But as T looked around a cash game table that included three gypsies (yes, real gypsies), a dealer from Palace Station (yes, a Vegas dealer hanging out in NC - sick mom), a computer goof from some little startup in Washington state, a Carolina Panther, a very pleasant guy named Rico who I have no doubt could make me disappear without a trace and a couple of random hillibillies and determined that the Great American Melting Pot is the poker table. The English-only rule is a myth, as the ten gypsies running around the room will attest to, but they'll teach you Gypsy if you play with them long enough. Nobody really talks about their real life, but they'll talk about their golf bets of the day. Nobody talks about what they do for a living, but they'll happily show you pictures of their kids.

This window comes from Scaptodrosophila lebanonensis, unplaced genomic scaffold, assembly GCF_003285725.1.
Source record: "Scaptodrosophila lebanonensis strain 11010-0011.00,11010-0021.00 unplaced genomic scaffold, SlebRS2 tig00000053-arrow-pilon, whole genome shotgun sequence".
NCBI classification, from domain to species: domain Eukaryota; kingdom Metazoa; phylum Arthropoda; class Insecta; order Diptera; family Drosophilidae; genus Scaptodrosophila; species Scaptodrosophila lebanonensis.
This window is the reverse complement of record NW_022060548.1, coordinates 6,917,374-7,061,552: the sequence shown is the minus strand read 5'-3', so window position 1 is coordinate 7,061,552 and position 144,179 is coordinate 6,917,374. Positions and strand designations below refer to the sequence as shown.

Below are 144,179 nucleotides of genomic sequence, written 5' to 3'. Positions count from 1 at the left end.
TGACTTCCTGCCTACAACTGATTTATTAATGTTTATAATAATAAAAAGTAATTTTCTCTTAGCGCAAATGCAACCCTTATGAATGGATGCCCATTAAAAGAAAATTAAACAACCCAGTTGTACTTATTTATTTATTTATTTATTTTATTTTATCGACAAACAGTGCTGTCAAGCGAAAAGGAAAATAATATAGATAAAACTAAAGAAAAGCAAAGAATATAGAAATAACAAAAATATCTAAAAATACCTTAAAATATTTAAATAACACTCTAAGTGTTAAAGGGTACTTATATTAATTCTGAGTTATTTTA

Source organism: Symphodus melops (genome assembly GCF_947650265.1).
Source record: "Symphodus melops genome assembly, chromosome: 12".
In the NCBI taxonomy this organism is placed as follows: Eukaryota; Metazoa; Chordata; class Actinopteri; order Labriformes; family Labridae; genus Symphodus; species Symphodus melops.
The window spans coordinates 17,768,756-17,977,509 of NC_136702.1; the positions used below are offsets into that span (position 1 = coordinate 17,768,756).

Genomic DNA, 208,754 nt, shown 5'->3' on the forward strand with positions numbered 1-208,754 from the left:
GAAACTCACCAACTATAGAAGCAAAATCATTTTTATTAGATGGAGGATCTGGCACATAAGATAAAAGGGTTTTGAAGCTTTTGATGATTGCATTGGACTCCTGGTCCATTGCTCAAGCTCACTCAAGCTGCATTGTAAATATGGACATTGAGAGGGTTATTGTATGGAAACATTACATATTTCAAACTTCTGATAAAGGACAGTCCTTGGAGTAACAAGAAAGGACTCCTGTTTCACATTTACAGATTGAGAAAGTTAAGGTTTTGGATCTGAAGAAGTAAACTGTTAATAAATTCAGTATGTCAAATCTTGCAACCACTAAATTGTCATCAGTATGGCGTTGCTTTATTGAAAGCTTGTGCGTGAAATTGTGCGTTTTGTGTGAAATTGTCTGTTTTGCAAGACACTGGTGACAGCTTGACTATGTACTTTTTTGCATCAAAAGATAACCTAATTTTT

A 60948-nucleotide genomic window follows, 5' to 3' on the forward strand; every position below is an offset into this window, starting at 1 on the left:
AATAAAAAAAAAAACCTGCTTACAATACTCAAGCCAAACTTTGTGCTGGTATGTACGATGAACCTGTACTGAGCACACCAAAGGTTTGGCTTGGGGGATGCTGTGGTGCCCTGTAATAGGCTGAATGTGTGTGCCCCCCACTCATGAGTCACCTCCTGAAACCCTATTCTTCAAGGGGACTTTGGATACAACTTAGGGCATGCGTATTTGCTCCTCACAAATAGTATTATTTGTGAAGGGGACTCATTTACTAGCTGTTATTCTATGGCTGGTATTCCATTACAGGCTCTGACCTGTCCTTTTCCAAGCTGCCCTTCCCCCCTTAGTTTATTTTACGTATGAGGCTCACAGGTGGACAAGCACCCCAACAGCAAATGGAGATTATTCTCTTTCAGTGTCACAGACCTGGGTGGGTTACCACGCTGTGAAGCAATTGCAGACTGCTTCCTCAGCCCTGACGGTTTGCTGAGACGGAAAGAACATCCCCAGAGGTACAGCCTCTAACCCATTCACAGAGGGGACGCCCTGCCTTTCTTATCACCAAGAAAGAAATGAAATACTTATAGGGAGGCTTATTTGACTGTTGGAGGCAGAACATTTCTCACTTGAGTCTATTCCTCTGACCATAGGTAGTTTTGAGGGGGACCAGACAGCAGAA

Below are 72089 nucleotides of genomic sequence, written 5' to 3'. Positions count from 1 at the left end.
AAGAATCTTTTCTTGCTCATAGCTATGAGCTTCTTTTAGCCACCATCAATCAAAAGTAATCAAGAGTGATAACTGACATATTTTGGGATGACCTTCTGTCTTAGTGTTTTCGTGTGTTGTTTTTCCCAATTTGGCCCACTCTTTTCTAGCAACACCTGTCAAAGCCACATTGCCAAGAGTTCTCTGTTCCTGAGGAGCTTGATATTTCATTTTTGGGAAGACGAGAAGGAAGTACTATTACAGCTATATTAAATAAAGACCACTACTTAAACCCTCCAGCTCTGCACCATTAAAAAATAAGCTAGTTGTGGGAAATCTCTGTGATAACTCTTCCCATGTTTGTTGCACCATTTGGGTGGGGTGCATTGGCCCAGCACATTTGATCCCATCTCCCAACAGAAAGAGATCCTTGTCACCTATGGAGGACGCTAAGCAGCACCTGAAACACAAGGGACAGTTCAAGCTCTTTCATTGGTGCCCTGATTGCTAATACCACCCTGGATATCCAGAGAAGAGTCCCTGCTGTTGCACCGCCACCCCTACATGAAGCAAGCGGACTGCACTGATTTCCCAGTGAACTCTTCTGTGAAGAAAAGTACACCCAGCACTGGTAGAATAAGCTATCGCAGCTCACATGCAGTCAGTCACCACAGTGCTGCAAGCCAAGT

It's a fun game, but it can get expensive. A miracle occured this trip, though. I watched pocket Aces hold up 4 out of 5 times, and the time they got cracked, the guy who had them admitted that he limped with them to try to play a big pot and got killed for it. I had them three times in 4 hours, and still managed to drop half a buy-in. I got paid off a little each time, but really wasn't involved in too many big pots. Rico made the most interesting defense of his hand I've ever seen at a table, and I'd love to hear your thoughts on this move.